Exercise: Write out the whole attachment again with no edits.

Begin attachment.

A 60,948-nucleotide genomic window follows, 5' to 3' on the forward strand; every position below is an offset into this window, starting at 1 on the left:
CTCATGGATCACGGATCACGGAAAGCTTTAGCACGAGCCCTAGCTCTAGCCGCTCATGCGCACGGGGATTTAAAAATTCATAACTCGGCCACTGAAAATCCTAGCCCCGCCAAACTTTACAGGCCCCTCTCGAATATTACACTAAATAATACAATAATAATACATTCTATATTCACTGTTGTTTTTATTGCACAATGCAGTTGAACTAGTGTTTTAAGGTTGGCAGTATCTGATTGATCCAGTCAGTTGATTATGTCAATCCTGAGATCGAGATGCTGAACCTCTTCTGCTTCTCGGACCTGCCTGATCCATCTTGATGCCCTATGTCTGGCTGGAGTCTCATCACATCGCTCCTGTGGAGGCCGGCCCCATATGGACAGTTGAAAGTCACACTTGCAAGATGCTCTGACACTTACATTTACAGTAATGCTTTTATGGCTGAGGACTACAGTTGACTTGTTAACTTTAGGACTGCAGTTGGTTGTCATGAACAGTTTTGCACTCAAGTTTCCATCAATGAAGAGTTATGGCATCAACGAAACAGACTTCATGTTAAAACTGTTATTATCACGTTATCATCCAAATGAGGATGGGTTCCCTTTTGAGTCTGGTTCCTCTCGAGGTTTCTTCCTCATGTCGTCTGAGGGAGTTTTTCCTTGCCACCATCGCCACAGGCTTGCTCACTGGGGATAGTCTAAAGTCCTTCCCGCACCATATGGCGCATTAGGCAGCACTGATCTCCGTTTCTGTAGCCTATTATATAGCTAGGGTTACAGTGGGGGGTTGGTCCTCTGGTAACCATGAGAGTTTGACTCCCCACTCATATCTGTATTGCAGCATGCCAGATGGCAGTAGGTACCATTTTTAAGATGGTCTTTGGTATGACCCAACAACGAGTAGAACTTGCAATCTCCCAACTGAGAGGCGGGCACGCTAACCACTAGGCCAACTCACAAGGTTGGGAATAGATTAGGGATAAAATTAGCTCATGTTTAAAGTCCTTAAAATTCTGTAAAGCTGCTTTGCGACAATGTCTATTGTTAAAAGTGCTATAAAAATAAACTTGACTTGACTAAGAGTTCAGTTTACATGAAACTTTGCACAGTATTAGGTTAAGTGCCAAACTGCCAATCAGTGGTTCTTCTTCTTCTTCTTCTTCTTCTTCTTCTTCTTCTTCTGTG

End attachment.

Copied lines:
A 60,948-nucleotide genomic window follows, 5' to 3' on the forward strand; every position below is an offset into this window, starting at 1 on the left:
CTCATGGATCACGGATCACGGAAAGCTTTAGCACGAGCCCTAGCTCTAGCCGCTCATGCGCACGGGGATTTAAAAATTCATAACTCGGCCACTGAAAATCCTAGCCCCGCCAAACTTTACAGGCCCCTCTCGAATATTACACTAAATAATACAATAATAATACATTCTATATTCACTGTTGTTTTTATTGCACAATGCAGTTGAACTAGTGTTTTAAGGTTGGCAGTATCTGATTGATCCAGTCAGTTGATTATGTCAATCCTGAGATCGAGATGCTGAACCTCTTCTGCTTCTCGGACCTGCCTGATCCATCTTGATGCCCTATGTCTGGCTGGAGTCTCATCACATCGCTCCTGTGGAGGCCGGCCCCATATGGACAGTTGAAAGTCACACTTGCAAGATGCTCTGACACTTACATTTACAGTAATGCTTTTATGGCTGAGGACTACAGTTGACTTGTTAACTTTAGGACTGCAGTTGGTTGTCATGAACAGTTTTGCACTCAAGTTTCCATCAATGAAGAGTTATGGCATCAACGAAACAGACTTCATGTTAAAACTGTTATTATCACGTTATCATCCAAATGAGGATGGGTTCCCTTTTGAGTCTGGTTCCTCTCGAGGTTTCTTCCTCATGTCGTCTGAGGGAGTTTTTCCTTGCCACCATCGCCACAGGCTTGCTCACTGGGGATAGTCTAAAGTCCTTCCCGCACCATATGGCGCATTAGGCAGCACTGATCTCCGTTTCTGTAGCCTATTATATAGCTAGGGTTACAGTGGGGGGTTGGTCCTCTGGTAACCATGAGAGTTTGACTCCCCACTCATATCTGTATTGCAGCATGCCAGATGGCAGTAGGTACCATTTTTAAGATGGTCTTTGGTATGACCCAACAACGAGTAGAACTTGCAATCTCCCAACTGAGAGGCGGGCACGCTAACCACTAGGCCAACTCACAAGGTTGGGAATAGATTAGGGATAAAATTAGCTCATGTTTAAAGTCCTTAAAATTCTGTAAAGCTGCTTTGCGACAATGTCTATTGTTAAAAGTGCTATAAAAATAAACTTGACTTGACTAAGAGTTCAGTTTACATGAAACTTTGCACAGTATTAGGTTAAGTGCCAAACTGCCAATCAGTGGTTCTTCTTCTTCTTCTTCTTCTTCTTCTTCTTCTTCTTCTGTG